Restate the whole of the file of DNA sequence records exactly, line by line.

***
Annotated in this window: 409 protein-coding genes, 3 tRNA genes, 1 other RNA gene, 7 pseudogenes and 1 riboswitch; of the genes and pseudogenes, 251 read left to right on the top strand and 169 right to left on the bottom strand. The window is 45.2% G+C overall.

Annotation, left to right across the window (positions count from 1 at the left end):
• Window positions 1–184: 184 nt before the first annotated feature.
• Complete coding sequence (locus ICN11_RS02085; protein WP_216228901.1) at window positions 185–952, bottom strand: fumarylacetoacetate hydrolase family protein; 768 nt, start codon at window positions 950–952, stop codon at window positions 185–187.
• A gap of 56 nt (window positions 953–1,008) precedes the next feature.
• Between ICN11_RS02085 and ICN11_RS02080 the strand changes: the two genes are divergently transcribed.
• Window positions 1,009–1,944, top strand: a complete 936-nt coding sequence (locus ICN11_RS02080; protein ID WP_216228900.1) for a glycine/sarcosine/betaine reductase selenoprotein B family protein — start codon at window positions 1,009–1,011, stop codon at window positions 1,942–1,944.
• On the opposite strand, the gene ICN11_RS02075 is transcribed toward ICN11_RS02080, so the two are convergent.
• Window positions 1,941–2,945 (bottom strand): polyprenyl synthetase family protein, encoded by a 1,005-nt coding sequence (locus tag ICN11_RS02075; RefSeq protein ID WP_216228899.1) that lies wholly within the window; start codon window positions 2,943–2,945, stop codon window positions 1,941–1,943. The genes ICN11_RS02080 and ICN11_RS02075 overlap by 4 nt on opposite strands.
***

Annotated in this window: 409 protein-coding genes, 3 tRNA genes, 1 other RNA gene, 7 pseudogenes and 1 riboswitch; of the genes and pseudogenes, 251 read left to right on the top strand and 169 right to left on the bottom strand. The window is 45.2% G+C overall.

Annotation, left to right across the window (positions count from 1 at the left end):
• Window positions 1–184: 184 nt before the first annotated feature.
• Complete coding sequence (locus ICN11_RS02085; protein WP_216228901.1) at window positions 185–952, bottom strand: fumarylacetoacetate hydrolase family protein; 768 nt, start codon at window positions 950–952, stop codon at window positions 185–187.
• A gap of 56 nt (window positions 953–1,008) precedes the next feature.
• Between ICN11_RS02085 and ICN11_RS02080 the strand changes: the two genes are divergently transcribed.
• Window positions 1,009–1,944, top strand: a complete 936-nt coding sequence (locus ICN11_RS02080; protein ID WP_216228900.1) for a glycine/sarcosine/betaine reductase selenoprotein B family protein — start codon at window positions 1,009–1,011, stop codon at window positions 1,942–1,944.
• On the opposite strand, the gene ICN11_RS02075 is transcribed toward ICN11_RS02080, so the two are convergent.
• Window positions 1,941–2,945 (bottom strand): polyprenyl synthetase family protein, encoded by a 1,005-nt coding sequence (locus tag ICN11_RS02075; RefSeq protein ID WP_216228899.1) that lies wholly within the window; start codon window positions 2,943–2,945, stop codon window positions 1,941–1,943. The genes ICN11_RS02080 and ICN11_RS02075 overlap by 4 nt on opposite strands.